MeerKAT telescope leading innovation
Cape Town - South Africa's MeerKAT project is the ideal precursor for the Square Kilometre Array (SKA) telescope bid and local engineers have developed technology to reduce the costs associated with the project.
"The MeerKAT is an instrument in its own right, even if the SKA doesn't happen," MeerKAT project manager Willem Esterhuyse told News24.
The MeerKAT (Karoo Array Telescope) aims to build 64 radio telescopes in the Northern Cape province as the country prepares its bid to host the international SKA which will consist of approximately 3 000 instruments, capable of high resolution imaging of distant objects using the the radio spectrum.
The Astronomy Geographic Advantage Act of 2007 has designated a large area in the province as a radio reserve to prohibit any radio frequency interference which would impact on the quality of the observatory.
The MeerKAT began with the building of seven telescopes (KAT 7) as a test-bed project on the site near Carnarvon.
"We built seven antennas and learnt a lot from that; we received our first image in April 2010 to test out the system," Esterhuyse said.
That image was obtained using four of the seven dishes on the site and engineers used to data to check that the systems, which were designed in SA, were working correctly.
Three cold receivers are installed and the remaining four should be ready by May. These receivers amplify the signal received by the antenna, without adding any radio noise which would destroy the radio waves from deep space.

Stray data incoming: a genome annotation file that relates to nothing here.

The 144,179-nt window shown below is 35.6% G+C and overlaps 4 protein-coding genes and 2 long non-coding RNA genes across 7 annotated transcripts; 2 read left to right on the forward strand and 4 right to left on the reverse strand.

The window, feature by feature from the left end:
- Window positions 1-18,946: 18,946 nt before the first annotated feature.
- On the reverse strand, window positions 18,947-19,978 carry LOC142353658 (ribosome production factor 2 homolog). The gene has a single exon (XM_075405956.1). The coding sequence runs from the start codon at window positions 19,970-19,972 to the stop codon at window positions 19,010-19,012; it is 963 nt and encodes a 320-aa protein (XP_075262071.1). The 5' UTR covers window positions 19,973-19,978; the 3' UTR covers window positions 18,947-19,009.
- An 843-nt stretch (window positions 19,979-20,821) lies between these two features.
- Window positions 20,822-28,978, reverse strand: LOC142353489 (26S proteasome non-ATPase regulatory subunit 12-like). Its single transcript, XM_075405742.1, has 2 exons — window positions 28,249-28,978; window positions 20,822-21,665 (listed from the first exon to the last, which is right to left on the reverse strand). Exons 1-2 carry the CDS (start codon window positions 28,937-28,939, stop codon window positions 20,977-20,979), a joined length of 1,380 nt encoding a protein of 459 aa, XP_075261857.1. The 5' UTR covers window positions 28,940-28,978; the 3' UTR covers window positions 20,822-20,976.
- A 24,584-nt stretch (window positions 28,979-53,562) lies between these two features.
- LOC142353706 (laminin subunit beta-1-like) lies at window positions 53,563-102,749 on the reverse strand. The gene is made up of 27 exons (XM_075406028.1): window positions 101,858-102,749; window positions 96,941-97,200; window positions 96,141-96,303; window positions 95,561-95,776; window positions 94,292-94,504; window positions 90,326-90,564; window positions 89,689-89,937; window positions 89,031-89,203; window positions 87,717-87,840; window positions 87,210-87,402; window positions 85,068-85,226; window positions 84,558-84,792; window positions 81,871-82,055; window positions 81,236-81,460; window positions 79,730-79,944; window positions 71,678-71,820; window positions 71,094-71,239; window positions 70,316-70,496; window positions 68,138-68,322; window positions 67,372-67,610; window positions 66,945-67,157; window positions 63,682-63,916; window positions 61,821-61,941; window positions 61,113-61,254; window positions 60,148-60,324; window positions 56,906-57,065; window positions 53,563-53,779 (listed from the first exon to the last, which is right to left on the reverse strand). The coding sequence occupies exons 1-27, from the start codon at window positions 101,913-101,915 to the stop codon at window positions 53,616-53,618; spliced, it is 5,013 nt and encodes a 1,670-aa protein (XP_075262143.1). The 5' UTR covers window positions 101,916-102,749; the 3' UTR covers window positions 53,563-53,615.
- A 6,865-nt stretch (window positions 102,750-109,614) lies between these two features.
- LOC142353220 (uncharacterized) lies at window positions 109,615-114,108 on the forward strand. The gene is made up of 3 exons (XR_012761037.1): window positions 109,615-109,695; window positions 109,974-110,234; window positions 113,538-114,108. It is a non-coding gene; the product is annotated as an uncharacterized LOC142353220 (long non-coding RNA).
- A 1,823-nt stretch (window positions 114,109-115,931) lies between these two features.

"We're still doing engineering tests and toward year-end, we'll do science tests and then there'll be more images," said SA SKA project director Dr Bernie Fanaroff.
Recently, the design of the dishes was changed to be more efficient and better place South Africa's bid for the SKA in opposition to Australia.
The upgraded design will see offset dishes with an open aperture that should result in a more accurate instrument. Engineers are quite bullish about the new design.
"MeerKAT will easily detect a cellphone if you put it on the moon," said engineer Richard Lord.
One of the breakthroughs of the project was the local development of the Roach (Reconfigurable Open Architecture Computing Hardware) board.
It allows the processing of the signal in the digital back end of the instrument, but different software can be written for it.
Esterhuyse said that progress was being made in terms of human capital development. "More than 300 students have gone through the bursary programme and we've brought some in as interns," he added.
"There will be a system review by July 2011 and we have the 10MB/s line to Cape Town installed, but that will be upgraded to 10GB/s fibre". The system will be developed so that data from the observatory can be transmitted at high speed.
The project is funded by the department of science and technology.
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